Director Desiree Akhavan’s The Miseducation of Cameron Post might be the film of the season
“I was talking to an editor about writing prose. I was trying to figure out my life basically,” says Desiree Akhavan, when I ask her how she first stumbled across a copy of Emily Danforth’s The Miseducation of Cameron Post. Danforth’s novel tells the story of Cameron, a young Montana girl who’s raised by a religious aunt after both her parents die in a tragic car accident. Akhavan’s adaptation of the book focuses largely on the second half of Cameron’s story – the time she spends at ‘God’s Promise’, a gay conversion therapy camp, after being caught having sex with a close female friend in the backseat of her date’s car at the school prom. “This was the first thing I’d read that felt really honest about the experience of being a teen and coming of age. It also happened to be queer and female-driven but that wasn’t the only thing about it that made it really special to me.”
Coerced into signing herself into God’s Promise at her guardian’s direction – a place she now cannot leave without the approval of the centre’s spiritual leaders – Cameron is enrolled in a relentless programme of menial tasks, prayers, ‘blessercize’ aerobics classes and karaoke nights. It’s not too dissimilar from a typical US summer camp – only this camp has mandatory group therapy sessions, one-on-one spiritual counselling and subconscious ‘icebergs’ on which residents must note down all the traumas that have led to their ‘same-sex perversion’.
Before starting work on the film, Akhavan rigorously researched the techniques used in gay conversion centres, wanting in particular to get into the minds of people who run these centres, “most of whom are ex-gays themselves, or identify as ex-gays”. She wanted to understand “the way religious leaders talk to teens and the fear that they instill about every instinct or every sexual impulse they might have”. Was it challenging work? To wade deep into the detail of these evangelical practices, particularly as a queer filmmaker? Akhavan recalls the story of queer rights activist Mathew Shurka who, at the age of 16, was prevented from speaking with his mother and sister for three years despite living under the same roof as them (to prevent further ‘feminising’ influences) and was instructed to take viagra and sleep with women in an attempt to correct his ‘gender confusion’. “It’s shitty subject matter,” she acknowledges, but she was also conscious not to flatten any of the film’s religious figures into two-dimensional, black-and-white villains. “I wanted to make a film which depicted abuse as I knew it,” one where people can do harm “even with the best of intentions.” The way Cameron’s sexuality is constantly undermined, the way her sense of self is completely destabilised by those seeking to ‘fix’ her can be hard to watch, but the perpetrators too have their own demons. “Who wants to see the villains and the victims in these black-and-white stories of evil? As a filmmaker I have a responsibility to live in the nuance of people’s behaviour,” Akhavan says.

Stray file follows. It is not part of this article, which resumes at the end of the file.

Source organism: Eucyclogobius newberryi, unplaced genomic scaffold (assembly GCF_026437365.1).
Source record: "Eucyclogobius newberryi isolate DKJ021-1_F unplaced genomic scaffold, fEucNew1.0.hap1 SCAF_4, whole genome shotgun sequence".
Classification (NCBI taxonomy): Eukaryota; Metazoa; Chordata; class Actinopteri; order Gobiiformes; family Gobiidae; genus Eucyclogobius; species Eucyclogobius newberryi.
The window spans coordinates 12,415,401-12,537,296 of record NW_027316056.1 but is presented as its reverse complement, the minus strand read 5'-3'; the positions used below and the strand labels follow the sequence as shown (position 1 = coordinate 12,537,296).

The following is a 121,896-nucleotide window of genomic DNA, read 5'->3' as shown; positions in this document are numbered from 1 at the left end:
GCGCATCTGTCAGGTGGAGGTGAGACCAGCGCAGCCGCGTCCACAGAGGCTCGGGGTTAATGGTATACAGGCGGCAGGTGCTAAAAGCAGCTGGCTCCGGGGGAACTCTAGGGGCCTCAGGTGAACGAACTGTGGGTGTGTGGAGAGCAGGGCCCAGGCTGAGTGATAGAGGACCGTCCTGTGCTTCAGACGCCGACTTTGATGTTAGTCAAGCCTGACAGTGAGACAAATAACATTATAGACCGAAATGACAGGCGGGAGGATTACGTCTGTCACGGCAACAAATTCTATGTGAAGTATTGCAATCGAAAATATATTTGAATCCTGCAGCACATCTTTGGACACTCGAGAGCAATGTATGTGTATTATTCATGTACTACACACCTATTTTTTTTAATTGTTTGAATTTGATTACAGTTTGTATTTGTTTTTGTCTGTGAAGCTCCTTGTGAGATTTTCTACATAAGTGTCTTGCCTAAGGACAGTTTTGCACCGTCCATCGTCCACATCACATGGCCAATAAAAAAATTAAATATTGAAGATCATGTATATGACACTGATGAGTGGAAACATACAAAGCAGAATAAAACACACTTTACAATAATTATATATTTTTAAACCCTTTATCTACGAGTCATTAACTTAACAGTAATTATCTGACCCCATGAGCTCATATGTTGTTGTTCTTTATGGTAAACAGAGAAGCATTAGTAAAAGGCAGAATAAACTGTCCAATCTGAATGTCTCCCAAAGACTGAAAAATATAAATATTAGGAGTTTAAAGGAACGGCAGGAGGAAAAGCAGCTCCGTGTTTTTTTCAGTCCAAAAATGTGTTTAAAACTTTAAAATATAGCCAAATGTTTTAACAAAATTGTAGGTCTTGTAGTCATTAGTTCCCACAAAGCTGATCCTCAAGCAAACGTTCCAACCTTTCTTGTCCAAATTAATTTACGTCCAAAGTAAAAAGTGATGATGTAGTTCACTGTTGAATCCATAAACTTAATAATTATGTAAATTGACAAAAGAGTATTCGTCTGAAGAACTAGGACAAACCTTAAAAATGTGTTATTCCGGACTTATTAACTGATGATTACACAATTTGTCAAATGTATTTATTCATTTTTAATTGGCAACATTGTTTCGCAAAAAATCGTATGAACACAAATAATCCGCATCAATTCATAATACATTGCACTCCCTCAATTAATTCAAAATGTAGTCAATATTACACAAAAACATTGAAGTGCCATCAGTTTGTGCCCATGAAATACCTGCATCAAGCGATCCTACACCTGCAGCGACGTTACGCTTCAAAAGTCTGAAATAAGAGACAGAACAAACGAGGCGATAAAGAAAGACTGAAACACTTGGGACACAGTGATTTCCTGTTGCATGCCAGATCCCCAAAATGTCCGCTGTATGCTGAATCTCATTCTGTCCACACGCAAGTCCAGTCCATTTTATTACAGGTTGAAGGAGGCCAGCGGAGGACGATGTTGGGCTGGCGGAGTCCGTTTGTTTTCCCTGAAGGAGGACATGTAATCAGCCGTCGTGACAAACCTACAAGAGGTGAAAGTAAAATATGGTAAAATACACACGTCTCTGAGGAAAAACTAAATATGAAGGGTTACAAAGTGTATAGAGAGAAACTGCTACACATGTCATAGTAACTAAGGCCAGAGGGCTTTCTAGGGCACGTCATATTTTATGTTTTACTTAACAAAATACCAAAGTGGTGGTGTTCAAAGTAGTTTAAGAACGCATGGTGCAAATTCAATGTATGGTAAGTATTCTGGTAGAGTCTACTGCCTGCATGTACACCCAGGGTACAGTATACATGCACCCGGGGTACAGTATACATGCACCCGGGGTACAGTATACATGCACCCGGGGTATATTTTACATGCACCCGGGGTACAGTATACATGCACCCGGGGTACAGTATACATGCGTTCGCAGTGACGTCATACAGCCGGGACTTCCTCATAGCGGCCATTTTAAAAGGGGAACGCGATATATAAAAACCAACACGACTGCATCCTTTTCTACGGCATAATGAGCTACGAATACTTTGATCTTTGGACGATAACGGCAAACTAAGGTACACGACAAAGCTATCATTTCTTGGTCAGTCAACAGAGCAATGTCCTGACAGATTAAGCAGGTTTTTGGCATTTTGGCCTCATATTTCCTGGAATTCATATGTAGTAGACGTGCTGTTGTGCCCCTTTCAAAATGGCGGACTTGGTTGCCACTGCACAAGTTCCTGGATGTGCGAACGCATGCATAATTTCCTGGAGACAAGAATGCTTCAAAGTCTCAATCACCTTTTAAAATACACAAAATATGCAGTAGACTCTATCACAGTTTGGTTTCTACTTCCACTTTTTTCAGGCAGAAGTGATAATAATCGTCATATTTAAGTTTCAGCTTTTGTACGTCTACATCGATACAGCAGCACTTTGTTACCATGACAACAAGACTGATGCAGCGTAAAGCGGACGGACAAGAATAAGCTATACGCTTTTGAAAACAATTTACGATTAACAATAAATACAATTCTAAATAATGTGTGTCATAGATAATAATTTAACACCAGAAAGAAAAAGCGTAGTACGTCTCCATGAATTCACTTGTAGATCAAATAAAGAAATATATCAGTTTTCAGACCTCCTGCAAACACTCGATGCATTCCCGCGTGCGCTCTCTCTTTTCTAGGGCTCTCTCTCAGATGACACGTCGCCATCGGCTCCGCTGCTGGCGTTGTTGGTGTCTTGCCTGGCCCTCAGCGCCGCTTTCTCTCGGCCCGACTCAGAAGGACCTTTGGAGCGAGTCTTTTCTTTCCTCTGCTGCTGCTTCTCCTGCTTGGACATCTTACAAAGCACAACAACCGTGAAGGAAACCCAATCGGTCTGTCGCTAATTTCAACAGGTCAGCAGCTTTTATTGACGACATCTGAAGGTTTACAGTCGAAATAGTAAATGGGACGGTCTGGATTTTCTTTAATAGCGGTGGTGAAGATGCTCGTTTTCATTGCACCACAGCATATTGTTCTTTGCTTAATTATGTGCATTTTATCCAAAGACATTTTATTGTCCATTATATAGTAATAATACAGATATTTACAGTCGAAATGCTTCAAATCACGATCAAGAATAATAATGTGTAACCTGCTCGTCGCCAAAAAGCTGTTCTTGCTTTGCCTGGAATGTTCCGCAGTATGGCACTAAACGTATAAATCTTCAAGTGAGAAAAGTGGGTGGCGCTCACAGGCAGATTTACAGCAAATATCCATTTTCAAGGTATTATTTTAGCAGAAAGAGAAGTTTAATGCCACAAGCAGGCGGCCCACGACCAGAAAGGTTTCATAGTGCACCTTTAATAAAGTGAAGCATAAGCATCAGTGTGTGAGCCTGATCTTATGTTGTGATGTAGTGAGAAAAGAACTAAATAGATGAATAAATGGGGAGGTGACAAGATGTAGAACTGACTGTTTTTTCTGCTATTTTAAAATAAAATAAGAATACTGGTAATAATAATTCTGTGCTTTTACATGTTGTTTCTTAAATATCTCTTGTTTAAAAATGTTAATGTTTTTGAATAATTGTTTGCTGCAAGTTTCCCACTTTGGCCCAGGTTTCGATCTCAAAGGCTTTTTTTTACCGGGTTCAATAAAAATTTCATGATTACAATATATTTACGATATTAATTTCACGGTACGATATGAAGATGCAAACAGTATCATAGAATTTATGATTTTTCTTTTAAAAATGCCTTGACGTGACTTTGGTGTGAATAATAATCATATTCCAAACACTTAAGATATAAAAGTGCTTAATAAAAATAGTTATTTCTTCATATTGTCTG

Midway through shooting, the unthinkable happened. Despite numerous polls and predictions to the contrary, Donald Trump and his hard-line evangelical running mate, Mike Pence, won the 58th presidential election. “I think the film became shockingly relevant midway through the shoot and none of us were anticipating that,” she says. With Trump headed to the White House, the mood on set darkened considerably. “Everybody was in shock, it felt post-apocalyptic,” she continues, but it also gave the film a renewed sense of urgency. “Our motivation to tell this story in particular was heightened and everyone was grateful to be together.” That mission, the drive to tell a queer story, thoughtfully and with authenticity, is what makes The Miseducation of Cameron Post one of the most compelling queer films of the year. Working with Chloë Grace Moretz, Sasha Lane and Forrest Goodluck, Akhavan has expertly produced a coming-of-age portrait that’s meaningful, moving, funny and tragic all at once. It’s no wonder the film clinched the Grand Jury Prize at this year’s Sundance festival.
It’s an undeniably queer film, but Miseducation also has a broad appeal – it’s about gay conversion therapy, but it’s also about something felt universally by teenagers who are on the cusp of adulthood. Something about themselves isn’t quite right, something’s broken, something needs correcting or improving in some way. It’s about a group of friends who drift together from a shared feeling of otherness. Arriving at God’s Promise, Cameron finally meets kids who are just like her. “She meets other queer kids for the first time in her life,” Akhavan says. “That’s true for most kids in gay conversion therapy. In a lot of ways, it’s a really positive thing to solidify her connection to other gay kids.”
With Miseducation releasing in cinemas this week, and a forthcoming Channel 4 series The Bisexual due for release later this year, I ask Akhavan what drives her to tell such intimate, queer stories. “I never see them on screen, and I think that representation matters. Queer female stories are so rare and so mishandled by men that at this moment, I’d like to see more women being put in a position of authority to tell their own sexual stories.”
The Miseducation of Cameron Post is in cinemas nationwide from September 7, 2018.